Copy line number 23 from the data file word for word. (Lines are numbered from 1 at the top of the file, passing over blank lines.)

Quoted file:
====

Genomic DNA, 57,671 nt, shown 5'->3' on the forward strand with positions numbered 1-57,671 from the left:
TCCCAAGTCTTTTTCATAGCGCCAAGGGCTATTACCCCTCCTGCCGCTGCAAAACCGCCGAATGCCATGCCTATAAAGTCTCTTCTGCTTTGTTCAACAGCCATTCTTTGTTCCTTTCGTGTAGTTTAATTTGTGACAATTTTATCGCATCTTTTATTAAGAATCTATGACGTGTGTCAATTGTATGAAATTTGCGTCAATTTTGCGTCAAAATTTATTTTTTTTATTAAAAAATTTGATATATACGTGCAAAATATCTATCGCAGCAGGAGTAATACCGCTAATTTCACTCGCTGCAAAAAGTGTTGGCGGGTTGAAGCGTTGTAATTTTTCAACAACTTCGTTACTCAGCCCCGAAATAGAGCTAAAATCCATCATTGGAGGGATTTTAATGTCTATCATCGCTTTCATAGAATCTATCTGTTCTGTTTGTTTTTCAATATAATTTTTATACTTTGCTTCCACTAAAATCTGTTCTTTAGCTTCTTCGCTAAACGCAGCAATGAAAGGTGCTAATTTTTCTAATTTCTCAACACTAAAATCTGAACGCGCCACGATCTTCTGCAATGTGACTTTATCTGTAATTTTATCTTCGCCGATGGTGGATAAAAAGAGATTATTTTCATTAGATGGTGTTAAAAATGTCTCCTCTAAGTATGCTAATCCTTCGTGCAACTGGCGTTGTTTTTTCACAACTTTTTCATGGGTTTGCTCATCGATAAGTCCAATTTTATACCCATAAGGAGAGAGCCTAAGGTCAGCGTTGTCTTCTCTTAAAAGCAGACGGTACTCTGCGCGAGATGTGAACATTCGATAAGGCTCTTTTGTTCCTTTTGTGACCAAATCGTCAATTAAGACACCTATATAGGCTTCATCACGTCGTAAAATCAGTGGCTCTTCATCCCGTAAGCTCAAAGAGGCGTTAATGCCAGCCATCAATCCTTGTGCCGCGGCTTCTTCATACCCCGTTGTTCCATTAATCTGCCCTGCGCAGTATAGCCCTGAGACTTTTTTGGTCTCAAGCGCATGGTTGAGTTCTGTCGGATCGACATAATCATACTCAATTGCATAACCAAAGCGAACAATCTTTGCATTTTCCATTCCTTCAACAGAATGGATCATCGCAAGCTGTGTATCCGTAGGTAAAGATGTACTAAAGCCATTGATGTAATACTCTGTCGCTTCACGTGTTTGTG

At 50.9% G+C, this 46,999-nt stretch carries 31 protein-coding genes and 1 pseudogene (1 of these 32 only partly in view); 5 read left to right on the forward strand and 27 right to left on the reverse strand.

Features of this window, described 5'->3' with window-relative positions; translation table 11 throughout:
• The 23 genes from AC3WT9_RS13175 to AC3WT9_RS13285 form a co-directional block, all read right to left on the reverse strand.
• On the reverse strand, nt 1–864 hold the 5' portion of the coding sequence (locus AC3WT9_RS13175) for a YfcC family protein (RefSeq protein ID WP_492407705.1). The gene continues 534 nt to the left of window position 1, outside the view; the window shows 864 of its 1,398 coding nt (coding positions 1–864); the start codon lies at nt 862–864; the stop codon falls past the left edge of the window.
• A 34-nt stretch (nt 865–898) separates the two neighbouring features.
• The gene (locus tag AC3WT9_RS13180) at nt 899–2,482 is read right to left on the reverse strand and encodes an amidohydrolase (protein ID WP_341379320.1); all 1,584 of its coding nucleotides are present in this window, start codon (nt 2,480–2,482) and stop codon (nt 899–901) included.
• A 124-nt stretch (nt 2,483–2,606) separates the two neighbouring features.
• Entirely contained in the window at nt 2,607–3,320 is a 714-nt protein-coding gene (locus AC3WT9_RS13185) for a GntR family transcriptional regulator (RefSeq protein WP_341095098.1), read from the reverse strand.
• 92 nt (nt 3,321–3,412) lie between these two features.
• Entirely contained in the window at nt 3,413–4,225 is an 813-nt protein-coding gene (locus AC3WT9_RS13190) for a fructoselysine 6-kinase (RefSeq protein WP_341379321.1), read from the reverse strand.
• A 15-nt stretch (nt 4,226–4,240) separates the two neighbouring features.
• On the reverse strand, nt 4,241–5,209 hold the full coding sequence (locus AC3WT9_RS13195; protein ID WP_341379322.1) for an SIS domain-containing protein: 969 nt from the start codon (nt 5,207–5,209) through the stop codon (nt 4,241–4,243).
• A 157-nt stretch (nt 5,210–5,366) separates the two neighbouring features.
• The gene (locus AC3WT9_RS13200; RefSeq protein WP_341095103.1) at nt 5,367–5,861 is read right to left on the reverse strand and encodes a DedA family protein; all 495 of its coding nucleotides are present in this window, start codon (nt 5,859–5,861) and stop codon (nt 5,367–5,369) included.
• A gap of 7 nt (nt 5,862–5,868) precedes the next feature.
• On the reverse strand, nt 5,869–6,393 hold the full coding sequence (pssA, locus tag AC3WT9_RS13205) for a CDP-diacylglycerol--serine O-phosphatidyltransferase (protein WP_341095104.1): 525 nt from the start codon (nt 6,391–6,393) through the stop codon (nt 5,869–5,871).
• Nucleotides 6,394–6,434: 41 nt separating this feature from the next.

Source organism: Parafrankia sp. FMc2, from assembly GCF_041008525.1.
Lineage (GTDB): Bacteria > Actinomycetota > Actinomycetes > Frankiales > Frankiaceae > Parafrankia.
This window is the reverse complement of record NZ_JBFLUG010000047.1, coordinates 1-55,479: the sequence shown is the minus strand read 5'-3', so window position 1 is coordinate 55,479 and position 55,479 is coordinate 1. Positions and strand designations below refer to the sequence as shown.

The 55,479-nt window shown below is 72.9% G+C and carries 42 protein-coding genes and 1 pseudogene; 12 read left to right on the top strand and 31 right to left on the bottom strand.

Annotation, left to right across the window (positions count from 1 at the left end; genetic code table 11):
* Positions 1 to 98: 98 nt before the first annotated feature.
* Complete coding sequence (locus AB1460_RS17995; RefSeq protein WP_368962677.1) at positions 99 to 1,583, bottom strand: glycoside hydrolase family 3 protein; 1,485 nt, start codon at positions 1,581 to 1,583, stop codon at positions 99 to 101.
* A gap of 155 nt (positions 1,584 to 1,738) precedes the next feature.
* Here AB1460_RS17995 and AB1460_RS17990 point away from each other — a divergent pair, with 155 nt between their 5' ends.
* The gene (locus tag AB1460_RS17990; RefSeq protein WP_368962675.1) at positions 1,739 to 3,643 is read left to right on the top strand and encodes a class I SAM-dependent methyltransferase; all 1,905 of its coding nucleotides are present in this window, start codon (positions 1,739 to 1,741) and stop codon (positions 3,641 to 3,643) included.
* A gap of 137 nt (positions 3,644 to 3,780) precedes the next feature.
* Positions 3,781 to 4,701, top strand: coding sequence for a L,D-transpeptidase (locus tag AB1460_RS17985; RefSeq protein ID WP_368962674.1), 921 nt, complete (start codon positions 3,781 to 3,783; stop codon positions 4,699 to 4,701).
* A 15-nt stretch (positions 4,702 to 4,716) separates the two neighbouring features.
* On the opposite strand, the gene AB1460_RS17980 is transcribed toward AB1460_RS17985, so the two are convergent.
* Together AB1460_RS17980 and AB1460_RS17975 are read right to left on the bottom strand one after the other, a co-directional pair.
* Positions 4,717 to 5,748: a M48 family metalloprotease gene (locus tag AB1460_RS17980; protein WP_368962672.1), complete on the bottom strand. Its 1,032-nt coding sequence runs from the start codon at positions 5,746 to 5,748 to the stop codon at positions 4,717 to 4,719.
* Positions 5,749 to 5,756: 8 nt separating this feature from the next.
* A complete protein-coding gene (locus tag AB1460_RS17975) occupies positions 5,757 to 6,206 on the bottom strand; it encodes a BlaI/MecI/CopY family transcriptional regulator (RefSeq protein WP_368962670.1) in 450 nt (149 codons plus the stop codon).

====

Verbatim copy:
The 55,479-nt window shown below is 72.9% G+C and carries 42 protein-coding genes and 1 pseudogene; 12 read left to right on the top strand and 31 right to left on the bottom strand.